A technical name for the animated display portion of the gaming hardware. This specifically refers to a technology where an electron gun is fired inside a glass tube to illuminate phosphorescent pixels.
Technology used by many monitors that scans an electron beam Across blobs of phosphor to create an image on your screen. The beam scans many times faster than your eye Can perceive creating a "still" image to you. However, you may be Able to notice a "flicker" out of the corner of your eye on some monitors Because the refresh rate, or times the beam moves across the monitor, is slow Enough to be perceived by the more sensitive photoreceptors at the edges of your Eye. A monitor should refresh faster than 72hz in order to have this flicker go Away.
A vacuum tube display in which a beam of electrons can be controlled to form alphanumeric characters or symbols on a luminescent screen, for example, by use of a dot matrix.
Another term for display screen.
It is a vacuum tube which produces display data in visual form. The tube when energized by electron beam generated inside the tube emits light. It has a heated cathode and grids at the neck of it, making up a type of "gun." Electrons accelerate from the gun toward the front surface of the tube, a screen, producing a beam. The back of the screen is coated with phosphors so that it light up when struck by the electron beam. The best example is picture tube of a TV set or computer terminal.
The traditional picture tube for TV:s and computer monitors.
The most common type of computer screen or monitor.
An output device. Syn: display, monitor, screen.
A vacuum tube containing a screen on which ultrasonic scans or oscilloscope traces may be displayed.
device which displays computer output. From the physical mechanism used for the screen.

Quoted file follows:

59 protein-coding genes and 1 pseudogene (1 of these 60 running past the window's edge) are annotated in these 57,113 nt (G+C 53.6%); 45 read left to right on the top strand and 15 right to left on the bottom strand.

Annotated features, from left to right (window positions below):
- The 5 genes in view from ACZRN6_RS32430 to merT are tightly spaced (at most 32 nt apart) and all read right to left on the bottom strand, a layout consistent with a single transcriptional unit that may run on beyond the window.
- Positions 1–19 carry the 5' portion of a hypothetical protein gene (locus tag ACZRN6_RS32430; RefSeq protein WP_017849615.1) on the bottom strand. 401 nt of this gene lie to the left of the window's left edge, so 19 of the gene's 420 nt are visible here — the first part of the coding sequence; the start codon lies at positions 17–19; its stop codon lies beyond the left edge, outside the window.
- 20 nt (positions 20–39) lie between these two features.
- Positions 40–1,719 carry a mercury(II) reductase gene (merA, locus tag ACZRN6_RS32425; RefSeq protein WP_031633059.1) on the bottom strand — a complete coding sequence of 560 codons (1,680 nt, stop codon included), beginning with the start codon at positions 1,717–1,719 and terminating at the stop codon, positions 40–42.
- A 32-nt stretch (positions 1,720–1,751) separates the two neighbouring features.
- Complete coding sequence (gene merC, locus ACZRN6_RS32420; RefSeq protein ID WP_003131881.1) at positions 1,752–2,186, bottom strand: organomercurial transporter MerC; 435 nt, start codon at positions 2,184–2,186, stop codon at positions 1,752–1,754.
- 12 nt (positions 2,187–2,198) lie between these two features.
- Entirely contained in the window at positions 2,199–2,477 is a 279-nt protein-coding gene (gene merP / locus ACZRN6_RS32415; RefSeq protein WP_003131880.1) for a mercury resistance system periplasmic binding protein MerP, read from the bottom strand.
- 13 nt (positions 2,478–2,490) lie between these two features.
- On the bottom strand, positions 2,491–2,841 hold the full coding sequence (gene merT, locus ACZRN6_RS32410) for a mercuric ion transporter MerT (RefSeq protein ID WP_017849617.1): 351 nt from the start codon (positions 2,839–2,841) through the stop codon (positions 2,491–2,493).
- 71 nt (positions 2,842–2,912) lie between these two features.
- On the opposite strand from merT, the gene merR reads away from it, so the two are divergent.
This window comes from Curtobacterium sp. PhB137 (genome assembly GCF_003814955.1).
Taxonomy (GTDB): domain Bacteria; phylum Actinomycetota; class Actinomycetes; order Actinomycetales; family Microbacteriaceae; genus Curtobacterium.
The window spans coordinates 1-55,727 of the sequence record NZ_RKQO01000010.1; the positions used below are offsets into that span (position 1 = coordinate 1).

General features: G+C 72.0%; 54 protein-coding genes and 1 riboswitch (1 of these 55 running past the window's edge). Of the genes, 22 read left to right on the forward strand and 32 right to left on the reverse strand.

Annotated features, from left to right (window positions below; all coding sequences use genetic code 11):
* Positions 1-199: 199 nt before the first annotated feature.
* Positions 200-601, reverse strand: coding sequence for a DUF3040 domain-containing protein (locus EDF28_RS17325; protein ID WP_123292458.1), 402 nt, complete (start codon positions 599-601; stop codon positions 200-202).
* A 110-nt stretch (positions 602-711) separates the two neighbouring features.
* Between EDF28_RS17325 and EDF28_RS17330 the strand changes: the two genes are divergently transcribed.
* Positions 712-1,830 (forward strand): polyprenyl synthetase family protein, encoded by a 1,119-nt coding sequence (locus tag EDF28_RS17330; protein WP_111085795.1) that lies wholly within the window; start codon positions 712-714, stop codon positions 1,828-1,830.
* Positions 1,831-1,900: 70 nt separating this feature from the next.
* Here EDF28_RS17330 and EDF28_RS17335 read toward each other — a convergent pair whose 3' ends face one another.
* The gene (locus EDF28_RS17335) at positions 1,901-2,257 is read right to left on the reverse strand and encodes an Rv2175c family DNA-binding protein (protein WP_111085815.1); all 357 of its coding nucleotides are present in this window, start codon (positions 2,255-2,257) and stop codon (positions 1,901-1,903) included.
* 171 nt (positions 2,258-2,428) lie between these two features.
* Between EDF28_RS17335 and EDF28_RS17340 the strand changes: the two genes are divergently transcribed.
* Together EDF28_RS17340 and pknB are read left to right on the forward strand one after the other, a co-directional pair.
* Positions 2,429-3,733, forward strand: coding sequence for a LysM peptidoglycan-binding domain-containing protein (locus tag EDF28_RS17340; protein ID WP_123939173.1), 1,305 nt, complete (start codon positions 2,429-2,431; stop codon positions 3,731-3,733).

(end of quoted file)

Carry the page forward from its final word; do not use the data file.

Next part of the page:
A device similar to a television screen that displays data received from a computer.
A type of display screen used to display text and graphics on most desktop computer systems and video monitors
Vacuum tube used to display data in a visual form. Picture tube of a television or computer terminal. also see: AKA: Antonym: Source: http://www.twysted-pair.com/dictionary.htm
An electronic tube used to display data, such as a monitor, that is coated internally with a phosphorescent material. When the electron beam strikes the phosphor, an electron is in turn released thus causing it to glow.
The display screen used in most monitors and television sets. An electron gun, at the back of the tube, shoots electrons at a phosphor coated screen, scanning from top to bottom, left to right. This causes the phosphor pixels to glow which creates the picture you see on the screen.
Most direct-view TVs and projection sets use cathode ray tubes, or CRTs, to show video.
a highly evacuated glass tube containing two electrodes
a vacuum tube on which images are produced by a stream of electrons
A tube, usually glass, which is narrow at one end and widens at the other to create a surface onto which pictures can be projected. The narrow end contains circuits to generate and focus an electron beam on the luminescent screen at the other end. Used to display pictures in TV receivers, video monitors, oscilloscopes, computers, etc.
An evacuated (i.e. a vacuum) tube containing an anode and a cathode in which the electron beam is deflected horizontally and vertically to produce images.
An electron beam tube with a cathode at one end and an anode at the screen end. The "ray" of electrons shot from the cathode to the anode creates a pattern on the luminescent screen.
The classic-type television with an electron gun at the back of a vacuum enclosure.
a specialized vacuum tube in which images are produced when an electron beam strikes a phosphorescent surface; typically found in televisions, video and computer monitors, medical and other specialty visual display equipment. Depending on size, each CRT contains 5 to 8 pounds of the heavy metal lead (a hazardous substance) and must be managed as a hazardous waste.
Display device that is a large, sealed, glass tube in a CRT monitor. The front of the tube is the screen. Tiny dots of phosphor material coat the screen and each dot consists of a red, a green, and a blue phosphor. The three dots combine to make up each pixel, which is a single point in an electronic image. 6.5
The vacuum tube used in TV monitors and receivers composed of an electron gun aimed at a screen coated with phosphors that glow when hit by electrons.
(CRT) Analog display device that generates an image on a layer of phosphors that are driven by an electron gun.